September 24, 2019 / 7:14 AM / 5 months ago

Euro zone bond yields crawl higher, focus turns to Ifo after dismal PMI

* Euro zone periphery govt bond yields

By Dhara Ranasinghe

LONDON, Sept 24 (Reuters) - Germany’s bond yields were a touch higher on Tuesday, a day after posting their biggest one-day fall since June as dismal business activity data fanned recession fears.

Focus turned to the release of the German Ifo business climate index for the latest clues on the euro zone’s biggest economy, which has been battered by a bitter global trade war.

Analysts said that even a better-than-expected number may not overturn the scale of pessimism about the economic outlook after data on Monday’s showed German private sector activity shrank for the first time in 6-1/2 years in September.

“The PMI numbers were devastating and what concerns us most is that so far we’ve had a recession of the industrial sector only but now it looks like the services sector is weakening too,” said Daniel Lenz, a rates strategist at DZ Bank.

“It will be interesting to see if there is a negative surprise on the Ifo.”

Economists polled by Reuters forecast the Ifo business climate index at 94.4 in September versus 94.3 in August — its lowest level since 2012.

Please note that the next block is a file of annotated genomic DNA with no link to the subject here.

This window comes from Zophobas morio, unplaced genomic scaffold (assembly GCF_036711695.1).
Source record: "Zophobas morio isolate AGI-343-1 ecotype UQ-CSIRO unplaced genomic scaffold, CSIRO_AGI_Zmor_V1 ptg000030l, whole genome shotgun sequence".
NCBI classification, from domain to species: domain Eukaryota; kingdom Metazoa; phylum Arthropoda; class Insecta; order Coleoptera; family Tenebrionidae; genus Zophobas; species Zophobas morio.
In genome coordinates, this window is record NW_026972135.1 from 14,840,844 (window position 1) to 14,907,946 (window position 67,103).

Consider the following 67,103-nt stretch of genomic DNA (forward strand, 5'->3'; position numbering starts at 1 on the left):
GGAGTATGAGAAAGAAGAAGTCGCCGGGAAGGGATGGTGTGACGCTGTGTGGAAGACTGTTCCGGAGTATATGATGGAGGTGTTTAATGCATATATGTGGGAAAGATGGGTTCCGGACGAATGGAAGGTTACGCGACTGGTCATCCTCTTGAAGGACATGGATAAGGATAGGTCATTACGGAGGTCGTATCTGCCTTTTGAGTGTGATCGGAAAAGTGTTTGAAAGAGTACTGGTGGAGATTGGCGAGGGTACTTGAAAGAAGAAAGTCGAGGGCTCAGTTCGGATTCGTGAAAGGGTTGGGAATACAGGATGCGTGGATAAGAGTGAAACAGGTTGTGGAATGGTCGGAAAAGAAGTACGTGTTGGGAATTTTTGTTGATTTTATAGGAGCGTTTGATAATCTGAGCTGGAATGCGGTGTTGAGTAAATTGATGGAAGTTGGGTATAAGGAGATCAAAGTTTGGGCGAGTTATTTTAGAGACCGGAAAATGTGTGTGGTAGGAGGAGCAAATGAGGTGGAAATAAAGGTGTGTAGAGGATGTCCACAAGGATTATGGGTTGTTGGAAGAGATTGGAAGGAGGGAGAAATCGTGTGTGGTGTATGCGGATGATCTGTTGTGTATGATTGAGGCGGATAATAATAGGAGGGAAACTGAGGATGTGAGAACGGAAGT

In early trade, most 10-year bond yields across the single currency bloc were 1-2 basis points higher on the day.

Germany’s 10-year bond yield was up 2 bps at -0.57% — holding close to more than one-week lows hit a day before. On Monday, it fell 6 bps in the biggest one-day fall since June 18, when a dovish speech by ECB chief Mario Draghi sent bond yields sharply lower.

A measure of confidence within French industry showed a slight dip in September compared with August, France INSEE national statistic office said on Tuesday.

It added that other measures of business confidence in France rose, as the euro zone economy battles against weak data pointing to a recession.

Some caution ahead of a key Supreme Court ruling related to the suspension of Britain’s parliament later in the day supported demand for safe-haven assets.

Reporting by Dhara Ranasinghe, editing by Louise Heavens

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